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Duration of mechanical ventilation in trauma patients: risk factor for VAP?

Introduction

In the literature, duration of mechanical ventilation (DMV) is often considered an important risk factor (RF) [1] for VAP [2] in critical patients; generally the whole duration of MV is taken into account, including days before and after infection onset. We tried to assess whether, counting only MV days prior to VAP development (MVp), something would change.

Methods

We considered, in a 10-year period, data prospectively collected in our database (4D solution, V11) on trauma patients admitted to the ICU directly from the emergency department. Inclusion criteria were: age ≥16 years, ICU length of stay (ICUlos) ≥4 days, DMV ≥48 hours; we excluded patients who received antibiotics before VAP (or during the whole stay, for patients without VAP) and with incomplete data. Data were: age, sex, prehospital GCS <9, prehospital intubation (preHTI), admission base excess (BE), Injury Severity Score (ISS), surgery, massive transfusion, feeding, antacids, nursing, DMV, ICUlos and MVp. MVp was calculated as the difference between the first day of VAP and the first day of MV in patients who developed VAP (vapY) and whole DMV in patients that did not (vapN). We only considered the first infectious episode. The outcome was VAP onset. Group comparison was made with Fisher's exact test and Student's t test. Significant variables were evaluated in a logistic regression (LR) model; the Hosmer-Lemeshow test (HL) was used as the post-estimation test. Odds ratio (OR) and 95% confidence interval (95% CI) were calculated. Statistical significance for P < 0.05. We used Stata/IC 10.1 for analysis.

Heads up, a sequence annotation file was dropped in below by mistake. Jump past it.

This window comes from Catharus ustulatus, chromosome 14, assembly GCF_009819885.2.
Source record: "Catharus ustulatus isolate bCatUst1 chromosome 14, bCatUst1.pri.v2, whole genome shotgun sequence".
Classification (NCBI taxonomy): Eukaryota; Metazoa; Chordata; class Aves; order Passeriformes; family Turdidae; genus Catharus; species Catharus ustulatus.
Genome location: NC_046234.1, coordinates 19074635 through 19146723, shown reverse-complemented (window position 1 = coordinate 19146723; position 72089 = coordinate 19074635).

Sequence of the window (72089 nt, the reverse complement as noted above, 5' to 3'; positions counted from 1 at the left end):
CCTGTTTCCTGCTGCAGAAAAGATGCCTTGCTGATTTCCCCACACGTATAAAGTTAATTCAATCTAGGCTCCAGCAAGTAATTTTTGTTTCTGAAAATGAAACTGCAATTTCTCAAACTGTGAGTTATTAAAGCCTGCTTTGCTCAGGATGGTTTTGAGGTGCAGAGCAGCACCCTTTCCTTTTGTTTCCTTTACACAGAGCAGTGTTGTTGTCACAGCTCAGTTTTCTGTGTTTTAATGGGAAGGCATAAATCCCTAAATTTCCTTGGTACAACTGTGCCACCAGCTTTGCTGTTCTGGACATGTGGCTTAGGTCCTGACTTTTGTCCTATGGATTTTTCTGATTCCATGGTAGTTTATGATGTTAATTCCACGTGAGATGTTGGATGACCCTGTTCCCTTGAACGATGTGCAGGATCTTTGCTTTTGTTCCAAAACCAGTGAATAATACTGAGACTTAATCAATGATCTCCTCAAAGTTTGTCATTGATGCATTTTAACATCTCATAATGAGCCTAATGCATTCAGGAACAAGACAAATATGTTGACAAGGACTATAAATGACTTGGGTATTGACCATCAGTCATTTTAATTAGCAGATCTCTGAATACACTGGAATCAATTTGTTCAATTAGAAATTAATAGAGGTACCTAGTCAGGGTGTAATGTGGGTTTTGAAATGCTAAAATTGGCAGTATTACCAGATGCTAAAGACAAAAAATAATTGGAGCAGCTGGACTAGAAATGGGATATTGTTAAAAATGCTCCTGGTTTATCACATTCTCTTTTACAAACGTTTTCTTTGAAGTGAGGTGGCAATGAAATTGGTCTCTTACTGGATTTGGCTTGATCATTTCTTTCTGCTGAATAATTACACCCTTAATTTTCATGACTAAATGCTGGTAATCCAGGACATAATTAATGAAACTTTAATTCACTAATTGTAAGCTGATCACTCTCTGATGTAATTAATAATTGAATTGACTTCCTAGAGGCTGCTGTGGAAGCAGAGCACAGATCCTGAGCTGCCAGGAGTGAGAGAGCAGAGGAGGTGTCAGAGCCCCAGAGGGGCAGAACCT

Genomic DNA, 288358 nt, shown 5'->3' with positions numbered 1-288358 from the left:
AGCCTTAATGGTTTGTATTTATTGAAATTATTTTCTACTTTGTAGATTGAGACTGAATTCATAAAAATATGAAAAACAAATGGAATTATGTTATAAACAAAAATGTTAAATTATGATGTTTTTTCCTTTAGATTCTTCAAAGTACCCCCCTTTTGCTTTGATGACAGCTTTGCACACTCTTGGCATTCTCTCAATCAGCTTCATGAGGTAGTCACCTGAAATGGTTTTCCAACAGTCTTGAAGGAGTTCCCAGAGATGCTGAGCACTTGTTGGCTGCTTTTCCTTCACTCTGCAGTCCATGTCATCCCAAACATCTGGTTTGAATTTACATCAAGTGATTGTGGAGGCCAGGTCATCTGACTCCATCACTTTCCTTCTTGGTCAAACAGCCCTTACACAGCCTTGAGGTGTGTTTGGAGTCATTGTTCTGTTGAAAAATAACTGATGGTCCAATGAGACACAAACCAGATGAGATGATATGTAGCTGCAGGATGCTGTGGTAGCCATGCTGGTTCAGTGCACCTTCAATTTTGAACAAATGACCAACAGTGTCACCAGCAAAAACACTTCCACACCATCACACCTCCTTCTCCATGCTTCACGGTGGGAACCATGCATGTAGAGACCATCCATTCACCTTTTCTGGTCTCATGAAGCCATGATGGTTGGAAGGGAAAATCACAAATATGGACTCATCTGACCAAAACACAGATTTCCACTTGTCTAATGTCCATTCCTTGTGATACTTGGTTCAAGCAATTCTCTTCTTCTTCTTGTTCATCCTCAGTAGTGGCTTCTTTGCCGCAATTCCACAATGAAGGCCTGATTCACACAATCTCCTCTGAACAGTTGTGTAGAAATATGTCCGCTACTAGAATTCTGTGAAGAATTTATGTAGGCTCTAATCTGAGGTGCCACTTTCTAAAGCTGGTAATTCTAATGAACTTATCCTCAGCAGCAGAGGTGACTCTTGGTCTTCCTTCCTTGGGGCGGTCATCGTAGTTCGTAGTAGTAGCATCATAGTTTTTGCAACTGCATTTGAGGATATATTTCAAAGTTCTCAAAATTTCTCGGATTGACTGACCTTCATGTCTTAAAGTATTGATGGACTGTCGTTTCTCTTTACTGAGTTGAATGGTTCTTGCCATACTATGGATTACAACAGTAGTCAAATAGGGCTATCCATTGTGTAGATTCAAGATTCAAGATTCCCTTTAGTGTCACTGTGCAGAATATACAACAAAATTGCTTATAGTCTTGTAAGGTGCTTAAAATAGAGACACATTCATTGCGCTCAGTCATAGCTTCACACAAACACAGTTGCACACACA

Results

A total of 541 patients met the inclusion criteria, 378 (69.9%) developed VAP. MVp does not seem to be a RF for VAP because they are longer in vapN than in vapY (mean MVp 5.5 vs. 4.41, P = 0.001). PreHTI (vapY/N: 49.74%/38.65%; OR: 1.57; 95% CI: 1.08 to 2.28), ISS (mean vapY/N: 28.4/25.55; P = 0.0018), BE (mean vapY/N: -3.76/-3.04; P = 0.03) were significantly different between the two groups. In LR only preHTI (OR: 1.47; 95% CI: 1.01 to 2.15) and ISS (OR: 1.03; 95% CI: 1.01 to 1.05) are RF for VAP (HL: P = 0.133).

Conclusion

In our study MVp are not a RF for VAP in trauma patients, although the whole DMV is longer in patients with VAP (mean DMV vapY/N: 13.57/6.09; P = 0.0001). Further studies could confirm whether the whole DMV in trauma patients with VAP is a consequence of infection.

References

  1. 1.

    Charles MP, et al. Ventilator-associated pneumonia. Australas Med J. 2014;7:334-44.

    PubMed Central  Article  PubMed  Google Scholar 

  2. 2.

    CDC ventilator-associated event (January 2014). [http://www.cdc.gov]

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Turriziani, I., Cecchi, A., Giugni, A. et al. Duration of mechanical ventilation in trauma patients: risk factor for VAP?. Crit Care 19, P310 (2015). https://doi.org/10.1186/cc14390

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Keywords

  • Logistic Regression
  • Emergency Department
  • Mechanical Ventilation
  • Trauma Patient
  • Important Risk Factor
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